In the original manga, Kusanagi was a vivacious woman who enjoyed practical jokes, had a casual approach to romance and violence, and had a wide range of emotional affect. Batou was a support character who played the role of comic relief, but otherwise sank into the background until the focus was no longer on Kusanagi.
The anime radically changed the characters. Kusanagi was now serious and focused. She rarely shows emotions, but when she does it emphasises the gravity of a scene. Instead of sticking her tongue at people behind their backs, she is more likely to exchange philosophical argument. Batou, in turn, was promoted to the role of her unofficial second-in-command, assisting her during key scenes and also voicing deep thoughts of his own. Now he is both a shooter and a thinker, able to match Kusanagi and drive both the action and the dialogue.
This character shift elevates the anime above the manga. Manga Section 9 comes off as a unit of cowboys just a few steps away from being loose cannons, who have no qualms turning their skills on their allies and superiors on a whim, and only slightly more skilled than the criminals they face. Anime Section 9 is an elite group of operators who take the time to ponder their humanity.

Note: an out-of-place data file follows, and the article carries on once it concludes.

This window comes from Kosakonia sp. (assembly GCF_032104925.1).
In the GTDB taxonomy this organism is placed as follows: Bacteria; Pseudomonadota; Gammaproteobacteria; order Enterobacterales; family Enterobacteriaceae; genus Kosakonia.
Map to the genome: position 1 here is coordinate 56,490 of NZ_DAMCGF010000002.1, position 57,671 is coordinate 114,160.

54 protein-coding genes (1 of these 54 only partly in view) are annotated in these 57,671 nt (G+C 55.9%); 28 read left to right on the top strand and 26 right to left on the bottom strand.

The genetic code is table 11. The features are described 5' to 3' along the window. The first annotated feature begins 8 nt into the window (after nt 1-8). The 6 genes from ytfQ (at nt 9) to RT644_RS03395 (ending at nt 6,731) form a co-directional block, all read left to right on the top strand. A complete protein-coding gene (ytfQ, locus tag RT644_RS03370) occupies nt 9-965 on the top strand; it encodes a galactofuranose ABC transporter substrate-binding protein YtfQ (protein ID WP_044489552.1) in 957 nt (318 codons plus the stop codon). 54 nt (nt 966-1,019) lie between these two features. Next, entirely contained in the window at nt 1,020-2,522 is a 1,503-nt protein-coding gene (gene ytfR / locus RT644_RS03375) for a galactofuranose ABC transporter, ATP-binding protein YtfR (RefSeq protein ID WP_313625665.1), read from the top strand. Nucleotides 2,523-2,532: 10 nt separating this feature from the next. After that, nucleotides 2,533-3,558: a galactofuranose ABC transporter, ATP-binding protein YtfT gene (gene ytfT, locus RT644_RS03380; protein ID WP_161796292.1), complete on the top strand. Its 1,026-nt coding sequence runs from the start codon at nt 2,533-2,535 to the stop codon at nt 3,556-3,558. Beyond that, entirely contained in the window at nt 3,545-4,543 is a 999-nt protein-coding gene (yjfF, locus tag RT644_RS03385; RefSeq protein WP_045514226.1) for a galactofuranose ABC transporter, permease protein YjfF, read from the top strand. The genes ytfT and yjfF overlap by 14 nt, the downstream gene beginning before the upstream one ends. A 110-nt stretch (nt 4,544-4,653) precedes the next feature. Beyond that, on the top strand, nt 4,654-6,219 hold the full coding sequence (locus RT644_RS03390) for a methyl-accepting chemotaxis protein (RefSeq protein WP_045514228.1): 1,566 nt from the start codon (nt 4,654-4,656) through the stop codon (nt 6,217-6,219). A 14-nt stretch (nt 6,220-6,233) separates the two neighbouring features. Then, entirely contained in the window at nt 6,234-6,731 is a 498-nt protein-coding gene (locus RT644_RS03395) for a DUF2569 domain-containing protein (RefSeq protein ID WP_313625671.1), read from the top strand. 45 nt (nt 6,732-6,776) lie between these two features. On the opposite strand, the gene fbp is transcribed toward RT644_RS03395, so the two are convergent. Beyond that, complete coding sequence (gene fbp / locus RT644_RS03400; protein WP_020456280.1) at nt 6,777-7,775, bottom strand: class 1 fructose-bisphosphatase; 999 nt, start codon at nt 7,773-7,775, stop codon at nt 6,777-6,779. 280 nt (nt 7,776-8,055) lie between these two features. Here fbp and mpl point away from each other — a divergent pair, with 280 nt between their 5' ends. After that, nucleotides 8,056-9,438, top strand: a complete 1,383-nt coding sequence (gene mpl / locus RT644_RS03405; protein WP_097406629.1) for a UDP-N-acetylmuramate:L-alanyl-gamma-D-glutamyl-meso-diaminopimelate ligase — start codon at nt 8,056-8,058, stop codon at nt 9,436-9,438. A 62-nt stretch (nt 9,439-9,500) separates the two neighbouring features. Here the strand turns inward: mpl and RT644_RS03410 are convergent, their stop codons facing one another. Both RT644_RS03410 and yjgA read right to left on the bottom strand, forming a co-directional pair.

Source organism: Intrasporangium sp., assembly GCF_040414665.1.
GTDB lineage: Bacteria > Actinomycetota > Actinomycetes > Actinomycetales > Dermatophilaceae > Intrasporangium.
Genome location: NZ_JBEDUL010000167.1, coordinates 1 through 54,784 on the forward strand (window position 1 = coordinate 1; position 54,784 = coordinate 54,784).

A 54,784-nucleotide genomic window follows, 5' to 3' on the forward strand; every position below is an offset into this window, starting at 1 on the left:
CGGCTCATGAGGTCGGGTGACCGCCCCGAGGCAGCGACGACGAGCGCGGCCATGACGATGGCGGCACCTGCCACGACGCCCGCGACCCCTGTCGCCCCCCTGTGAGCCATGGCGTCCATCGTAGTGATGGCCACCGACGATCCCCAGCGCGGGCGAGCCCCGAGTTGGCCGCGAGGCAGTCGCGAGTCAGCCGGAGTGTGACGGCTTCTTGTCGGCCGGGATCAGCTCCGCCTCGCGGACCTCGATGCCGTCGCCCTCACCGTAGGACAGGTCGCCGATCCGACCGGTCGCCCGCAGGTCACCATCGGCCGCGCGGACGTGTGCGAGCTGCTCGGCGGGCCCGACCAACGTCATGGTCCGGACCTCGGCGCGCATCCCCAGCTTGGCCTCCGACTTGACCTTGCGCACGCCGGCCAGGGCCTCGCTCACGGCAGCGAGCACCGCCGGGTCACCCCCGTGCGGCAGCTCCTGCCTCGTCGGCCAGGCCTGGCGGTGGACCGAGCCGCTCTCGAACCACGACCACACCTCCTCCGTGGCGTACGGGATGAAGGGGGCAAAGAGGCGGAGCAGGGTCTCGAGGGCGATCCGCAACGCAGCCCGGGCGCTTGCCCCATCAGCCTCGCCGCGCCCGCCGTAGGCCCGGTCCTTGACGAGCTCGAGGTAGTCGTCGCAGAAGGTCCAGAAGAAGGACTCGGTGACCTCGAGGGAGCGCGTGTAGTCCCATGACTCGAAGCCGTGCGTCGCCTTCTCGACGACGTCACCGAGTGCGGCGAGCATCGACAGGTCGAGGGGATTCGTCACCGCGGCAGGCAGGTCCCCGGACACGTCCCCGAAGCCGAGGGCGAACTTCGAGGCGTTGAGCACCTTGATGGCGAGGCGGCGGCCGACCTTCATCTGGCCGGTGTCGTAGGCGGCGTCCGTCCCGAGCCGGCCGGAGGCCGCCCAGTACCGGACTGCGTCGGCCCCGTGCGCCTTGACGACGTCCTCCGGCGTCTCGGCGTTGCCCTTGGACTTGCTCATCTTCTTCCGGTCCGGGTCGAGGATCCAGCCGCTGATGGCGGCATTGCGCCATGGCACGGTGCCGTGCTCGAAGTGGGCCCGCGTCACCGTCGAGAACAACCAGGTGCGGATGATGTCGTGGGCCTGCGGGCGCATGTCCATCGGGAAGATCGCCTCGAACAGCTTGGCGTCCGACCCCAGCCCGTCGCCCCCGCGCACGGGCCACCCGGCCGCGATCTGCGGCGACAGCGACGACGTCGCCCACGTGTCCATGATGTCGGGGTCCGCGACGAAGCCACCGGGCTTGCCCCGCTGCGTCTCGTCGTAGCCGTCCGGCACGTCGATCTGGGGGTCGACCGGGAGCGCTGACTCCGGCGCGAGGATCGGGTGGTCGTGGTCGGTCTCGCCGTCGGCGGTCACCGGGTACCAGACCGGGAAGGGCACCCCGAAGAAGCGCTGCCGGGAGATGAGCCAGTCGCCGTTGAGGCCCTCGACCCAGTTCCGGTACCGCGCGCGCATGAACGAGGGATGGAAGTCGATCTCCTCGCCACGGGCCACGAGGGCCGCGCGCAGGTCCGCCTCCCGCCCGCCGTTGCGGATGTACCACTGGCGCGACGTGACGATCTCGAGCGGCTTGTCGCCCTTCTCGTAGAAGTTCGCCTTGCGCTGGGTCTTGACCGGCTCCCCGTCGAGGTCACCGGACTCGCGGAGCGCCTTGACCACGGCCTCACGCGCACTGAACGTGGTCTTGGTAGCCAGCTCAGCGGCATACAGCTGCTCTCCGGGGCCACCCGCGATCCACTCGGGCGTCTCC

The anime characters created a somber, introspective atmosphere lacking in the manga, conforming with the anime’s philosophical core. With Anime Kusanagi and Anime Batou portrayed as intellectual cyborg shooters, it now makes sense for them to contemplate their navels when they’re not chasing bad guys. This, in turn, makes the ending believable.
In the manga, the Puppet Master abruptly launches into a pages-long exposition on life and transmission of information. It is a jarring departure from a manga otherwise filled with gunfire and cyberwarfare but little explicit discussion of higher concepts. In the anime, the exposition is reduced to a minimum — and since the characters are already established as deep thinkers who also act decisively, the concluding scene fits with the overall tone and direction of the anime.
The manga characters were action-oriented; the reader either had to tease out philosophy from the plot, or the mangaka had to break up the action to make the themes and philosophy explicit. The anime characters give voice to the philosophy explored in the franchise, showcasing their characters and explicitly drawing out the ideas the filmmaker is exploring. The latter approach makes the philosophy more accessible and digestible to the audience — and in doing so, raised Ghost in the Shell above other sci fi stories that merely used cybertech as stage dressing.
Ghost in the Shell does more in 82 minutes than what other films try to accomplish in over 2 hours. The anime achieves this through a minimalist cast and efficient storytelling.